Starting out Nov. 25, she skied nearly 1,100 miles across the frozen continent, spending 59 days alone, according to The Associated Press.

In addition to this feat, Aston, 34, also set a record by becoming the only person to cross Antarctica solo using just her own human power, The AP reported.

This is not her first adventure in frozen lands. Aston is no stranger to Antarctica and had also led ski teams in the Arctic and Greenland, The AP reported.

Be like Bear?

An adventurer who wanted to spend a year living like Bear Grylls was found dead in the Scottish wilderness, according to this report.

David Austin, 29, lasted a month before being found dead by authorities.

Austin had hoped to emulate the ways of Grylls, a mountaineer and survival expert who is the star of the “Man vs. Wild” television show.

Hopes fading on Mount Rainier

Four climbers who have been missing for a week on the storm-ridden slopes of Mount Rainier in Washington are still missing, and authorities fear that hopes for their rescue are fading with the passage of time and the approach of another storm, according to this report.

Michelle Trojanowski, 30, of Atlanta, and Mark Vucich, 37, of San Diego, were due to return from a snow-camping trip on Jan. 15. Climbers Sork “Erik” Yang, of Springfield, Ore., and Seol Hee Jin, of Korea, were due back from a summit attempt on Jan. 16, the AP reported.

The Pacific Northwest has been lashed by heavy winter storms lately, and more bad weather is on the way.

Book review: ‘The Ledge’ by Jim Davidson and Kevin Vaughan

It’s probably best that most of us never have to be tested the way Jim Davidson was in late June of 1992.

Davidson was downclimbing Mount Rainier with his climbing buddy and friend Mike Price after a successful climb of the peak’s Liberty Ridge. But just a few hundred yards away from leaving a tricky glacier, a snowbridge underneath Davidson’s feet collapsed, exposing a gaping crevasse that opened up and swallowed both of them.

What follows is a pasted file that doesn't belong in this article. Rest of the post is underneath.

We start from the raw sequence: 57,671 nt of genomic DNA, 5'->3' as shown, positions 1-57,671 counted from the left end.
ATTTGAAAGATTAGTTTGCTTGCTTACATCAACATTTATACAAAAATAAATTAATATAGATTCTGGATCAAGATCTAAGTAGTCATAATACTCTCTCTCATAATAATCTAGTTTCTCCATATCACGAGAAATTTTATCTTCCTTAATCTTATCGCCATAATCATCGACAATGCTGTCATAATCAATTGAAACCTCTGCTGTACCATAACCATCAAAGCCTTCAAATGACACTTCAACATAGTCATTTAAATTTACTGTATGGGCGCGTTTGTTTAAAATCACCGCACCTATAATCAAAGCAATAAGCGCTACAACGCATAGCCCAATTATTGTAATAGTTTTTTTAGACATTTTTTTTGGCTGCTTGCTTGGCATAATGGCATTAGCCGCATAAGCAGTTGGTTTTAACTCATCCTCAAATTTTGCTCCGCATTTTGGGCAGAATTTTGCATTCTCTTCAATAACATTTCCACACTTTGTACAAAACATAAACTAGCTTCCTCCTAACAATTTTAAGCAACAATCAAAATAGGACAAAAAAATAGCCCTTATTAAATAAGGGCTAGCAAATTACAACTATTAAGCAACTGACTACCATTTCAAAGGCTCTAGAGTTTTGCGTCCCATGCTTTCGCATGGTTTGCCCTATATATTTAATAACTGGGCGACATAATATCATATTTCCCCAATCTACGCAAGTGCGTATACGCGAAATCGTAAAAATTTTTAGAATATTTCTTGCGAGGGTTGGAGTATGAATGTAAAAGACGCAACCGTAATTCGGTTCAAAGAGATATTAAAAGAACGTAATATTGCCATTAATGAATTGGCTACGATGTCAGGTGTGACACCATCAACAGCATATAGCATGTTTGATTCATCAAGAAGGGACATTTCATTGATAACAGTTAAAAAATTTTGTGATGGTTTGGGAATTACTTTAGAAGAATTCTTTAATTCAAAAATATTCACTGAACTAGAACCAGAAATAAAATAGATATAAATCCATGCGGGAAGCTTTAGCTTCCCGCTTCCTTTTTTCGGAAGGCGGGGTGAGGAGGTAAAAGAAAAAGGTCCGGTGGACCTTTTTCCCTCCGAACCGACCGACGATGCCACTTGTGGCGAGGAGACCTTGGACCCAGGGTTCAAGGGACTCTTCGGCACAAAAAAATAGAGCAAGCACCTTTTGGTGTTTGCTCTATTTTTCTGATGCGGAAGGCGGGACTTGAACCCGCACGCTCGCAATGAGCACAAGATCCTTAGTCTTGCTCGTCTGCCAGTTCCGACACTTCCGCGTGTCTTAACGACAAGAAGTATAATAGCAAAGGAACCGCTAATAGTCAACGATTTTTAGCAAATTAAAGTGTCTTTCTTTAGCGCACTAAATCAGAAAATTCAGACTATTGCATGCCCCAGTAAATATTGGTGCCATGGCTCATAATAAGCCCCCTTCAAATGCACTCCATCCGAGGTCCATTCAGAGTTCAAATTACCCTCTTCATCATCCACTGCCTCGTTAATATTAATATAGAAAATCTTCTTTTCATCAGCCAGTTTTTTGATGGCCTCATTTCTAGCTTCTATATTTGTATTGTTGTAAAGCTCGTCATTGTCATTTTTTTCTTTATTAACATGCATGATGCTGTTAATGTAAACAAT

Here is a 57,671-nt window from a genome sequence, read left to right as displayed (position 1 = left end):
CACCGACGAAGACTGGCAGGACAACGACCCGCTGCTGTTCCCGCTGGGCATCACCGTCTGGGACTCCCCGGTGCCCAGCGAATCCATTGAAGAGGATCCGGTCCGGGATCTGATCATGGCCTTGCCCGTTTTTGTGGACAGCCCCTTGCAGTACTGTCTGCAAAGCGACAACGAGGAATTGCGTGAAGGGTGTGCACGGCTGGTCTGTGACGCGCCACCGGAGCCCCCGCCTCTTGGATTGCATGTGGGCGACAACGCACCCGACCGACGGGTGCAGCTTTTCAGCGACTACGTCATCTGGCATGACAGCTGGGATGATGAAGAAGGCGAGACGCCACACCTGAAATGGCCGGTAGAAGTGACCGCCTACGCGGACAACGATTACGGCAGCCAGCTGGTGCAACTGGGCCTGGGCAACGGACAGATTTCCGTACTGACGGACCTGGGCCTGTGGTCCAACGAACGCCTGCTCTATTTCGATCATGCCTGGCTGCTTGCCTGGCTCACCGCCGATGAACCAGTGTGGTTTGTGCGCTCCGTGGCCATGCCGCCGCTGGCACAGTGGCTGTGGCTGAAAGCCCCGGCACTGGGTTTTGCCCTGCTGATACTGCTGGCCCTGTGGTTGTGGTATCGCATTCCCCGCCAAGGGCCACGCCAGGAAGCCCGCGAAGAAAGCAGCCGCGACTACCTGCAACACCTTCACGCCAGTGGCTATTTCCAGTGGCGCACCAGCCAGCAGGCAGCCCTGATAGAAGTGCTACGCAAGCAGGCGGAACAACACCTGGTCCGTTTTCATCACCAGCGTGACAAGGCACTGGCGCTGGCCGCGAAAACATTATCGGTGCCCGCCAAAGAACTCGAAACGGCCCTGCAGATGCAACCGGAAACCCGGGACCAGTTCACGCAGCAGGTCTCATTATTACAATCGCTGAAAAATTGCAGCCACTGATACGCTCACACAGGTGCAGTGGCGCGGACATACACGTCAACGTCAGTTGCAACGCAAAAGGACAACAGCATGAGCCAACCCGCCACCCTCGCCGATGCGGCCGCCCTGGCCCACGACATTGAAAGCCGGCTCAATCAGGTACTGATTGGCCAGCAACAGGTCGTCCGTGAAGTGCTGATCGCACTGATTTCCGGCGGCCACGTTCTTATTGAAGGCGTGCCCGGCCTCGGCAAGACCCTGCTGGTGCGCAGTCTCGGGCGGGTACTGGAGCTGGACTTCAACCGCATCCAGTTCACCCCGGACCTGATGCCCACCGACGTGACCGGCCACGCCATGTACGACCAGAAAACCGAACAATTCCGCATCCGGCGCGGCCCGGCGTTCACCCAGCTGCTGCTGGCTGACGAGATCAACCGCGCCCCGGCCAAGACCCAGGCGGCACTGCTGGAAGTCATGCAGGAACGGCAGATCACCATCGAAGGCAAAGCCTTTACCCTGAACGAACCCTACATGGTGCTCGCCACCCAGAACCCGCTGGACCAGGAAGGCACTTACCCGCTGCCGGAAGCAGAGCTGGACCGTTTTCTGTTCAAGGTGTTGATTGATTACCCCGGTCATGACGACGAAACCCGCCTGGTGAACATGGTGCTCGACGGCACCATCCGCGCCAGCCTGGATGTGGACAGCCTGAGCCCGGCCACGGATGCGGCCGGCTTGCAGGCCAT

Davidson found himself more than 80 feet below the place where the snowbridge collapsed, perched on a tiny ledge that was the only thing stopping both of them from plummeting deeper inside the glacial  fissure and into a sure death.

Price was fatally injured and incapacitated. Davidson, the junior climber of the two, was also hurt and faced with having to undertake the toughest ice climb of his life with a spare amount of gear and an overabundance of fear and sorrow that threatened to immobilize him in what would be the toughest test of his life.

Davidson’s book “The Ledge” chronicles this fight for survival as well as how he dealt with the survivor’s guilt that followed. It’s a crisp, fast-paced read that covers a lot of ground, detailing how he came to be a climber, his friend’s impressive climbing history and the intimate details of how he managed to self-rescue in the most impossible of situations.

Davidson, who co-wrote “The Ledge” with journalist Kevin Vaughan, paces the book well while going back into his past experiences and how they helped him find the path and the will to save his own life and help rescue crews recover his friend’s body.

This is a terribly honest reading. Davidson doesn’t shy away from laying bare the thoughts and emotions he went through. He also spends a good amount of time describing how he dealt with the accident’s aftermath. That makes this more than just a story of adventure and survival. It almost operates as how-to for people who have to confront a disaster in which you survived, but someone you cared for did not. Interestingly, he pays homage to another story of wilderness survival, “Into the Void,” which he credits to helping him muster the mental strength to climb a vertical to overhanging icewall with very little gear and no one around to assist.

Climbers and mountaineers have, interestingly enough, been known to become good writers. “The Ledge” fits that mold, giving the reader great visual detail and a thorough account of what the author was thinking and feeling. Pick it up, and add it to your library.

Bob Doucette

On Twitter @RMHigh7088